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Differences and Similarities between EU and the UK

People’s pledge campaign & UKIPs leader Nigel Farage were on the Daily Politics today talking about an EU referendum. Nigel was on longer talking also about the huge Euro crisis/meltdown going on.

Nigel made a comment or rather a series of comments that made me think how ridiculous most EU sceptics and nothing embodies the eurosceptic better than UKIP and Nigel Farage.

One of his points can be seen at the end of this clip. The point being that 37 years ago, his parents voted on whether to join the Common Market which is very different from the EU that we have today. His second point not in the clip was about how 2/3rds of the population (of the EU) being against the EU and had they had a choice in whether the EU was created or not, it wouldn’t have been created. And if the people of the EU had a choice to vote or stay in that a majority would vote to leave.

How true or not that statement is, isn’t the point of this post but rather the difference between the UK and the EU.

The EU or a diluted form in the Common Market has had a referendum, it may have changed considerably but thats beside the point. The United Kingdom or should I point out that the former kingdoms within it have never in 307 years of existence ever had a vote on whether the UK should even exist.

Ask any historian and they’ll say that if democracy like we know it had existed in 1707 and a referendum on Scotland joining a union with England and of England joining a union with Scotland, then the vote would have been lost by a bigger margin I would expect than 2/3rds against on both sides of the border.

Yet over 300 years later it still exists and people like Nigel Farage claim that the UK is the most successful political and economic union ever.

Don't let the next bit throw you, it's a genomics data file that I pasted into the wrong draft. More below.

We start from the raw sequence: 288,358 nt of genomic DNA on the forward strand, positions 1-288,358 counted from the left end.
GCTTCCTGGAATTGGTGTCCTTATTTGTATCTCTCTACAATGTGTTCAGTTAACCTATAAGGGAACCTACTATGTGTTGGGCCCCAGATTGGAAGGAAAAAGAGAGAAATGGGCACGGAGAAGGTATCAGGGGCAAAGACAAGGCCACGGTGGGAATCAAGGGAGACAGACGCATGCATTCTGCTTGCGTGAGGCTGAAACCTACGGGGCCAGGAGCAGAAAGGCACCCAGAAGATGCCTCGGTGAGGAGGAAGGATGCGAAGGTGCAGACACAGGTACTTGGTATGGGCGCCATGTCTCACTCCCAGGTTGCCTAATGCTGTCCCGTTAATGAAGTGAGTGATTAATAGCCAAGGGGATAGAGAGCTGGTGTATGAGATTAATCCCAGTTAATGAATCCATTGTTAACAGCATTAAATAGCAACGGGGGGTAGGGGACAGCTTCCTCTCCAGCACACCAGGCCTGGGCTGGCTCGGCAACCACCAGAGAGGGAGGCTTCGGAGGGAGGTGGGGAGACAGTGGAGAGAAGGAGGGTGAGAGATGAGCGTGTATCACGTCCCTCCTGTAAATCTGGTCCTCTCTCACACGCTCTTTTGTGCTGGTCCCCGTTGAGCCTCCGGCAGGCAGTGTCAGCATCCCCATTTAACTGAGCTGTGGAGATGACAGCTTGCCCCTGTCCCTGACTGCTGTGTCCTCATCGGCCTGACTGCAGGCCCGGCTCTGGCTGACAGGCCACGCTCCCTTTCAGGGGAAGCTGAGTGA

If the independence referendum happens in 2014, then it will have taken 307 years for one part of the union to have an in/out referendum as opposed to the EU’s 37 and counting. If the referendum goes the way polls are suggesting it will then it looks like it might be a 70-30 split in favour of the union.

That is dramatically different than what would have happened 305 years ago. The UK has evolved particularly in the last 15 years or so with the creation of a Scottish Parliament and continuing devolution of powers.

The EU, if it survives in 15 years will look dramatically different. Now, I would hazard a guess, that in 305 years in 2317 that many people will be saying that the EU/eurozone or whatever its called in 2317 is the one of the most successful political & economic unions ever.

Thats not to say, the EU is perfect, of course it isn’t but neither is the UK. I believe in a more federal UK & EU, with power concentrated as locally as possible.

I believe the UK can learn from the EU and the EU can learn from the UK.

Categories: Politics
  1. May 18, 2012 at 18:17

    If we have a referendum on the EU simply because no one’s voted on it in three decades, I want a referendum on becoming a Republic, abolishing the Lords, total dissolution of the UK, and many, many other constitutional issues we take for granted. I never agreed to any of those. I also want a referendum to take away devolved powers, as I was too young to vote in those, and I want a new AV referendum next year. Thousands of people have since turned 18.

    In other words, simply because people haven’t voted isn’t an argument.

    The other problem is, we *didn’t* vote on a Common Market in in the last referendum. The clause ‘ever-closer union’ has been part of the concept of the EU/EEC since the 1957 Treaty of Rome. We implicitly accepted that it would develop. It may not have been much talked about, but that’s the fault of campaigners, not the referendum, and doesn’t really render it illegitimate.

    *sigh* I have yet to work out why many europhobes seem to believe that London is the only place where power can be made. Not in Edinburgh or Cardiff, in the town hall or the ward, nor in Brussels and Strasbourg, but only in London.

    Nice post 🙂

    • May 18, 2012 at 18:45

      There are thousands of constitutional issues that we have never voted on including becoming a democracy.

      The nobodies agreed to it in 3 decades is as you rightly point out a flimsy argument.

      I think the EU argument becomes more poignant in direct contrast to the UK because nobody has ever voted for the UK and people in the early 1700s were opposed to it about as much as people are opposed to the EU but now 300 years later, most are heralding the most successful political and economic union. I wonder what they’ll be heralding in 2317, the United States of Europe (USE) perchance.

  2. May 19, 2012 at 00:22

    “it might be a 70-30 split in favour of the union” so every single undecided voter plus around 10% of current comitted independence supporters will vote no? Aye, right.

    • May 22, 2012 at 20:24

      It might be. Most opinion polls, I’ve seen have shown independence solidly at around 30%!

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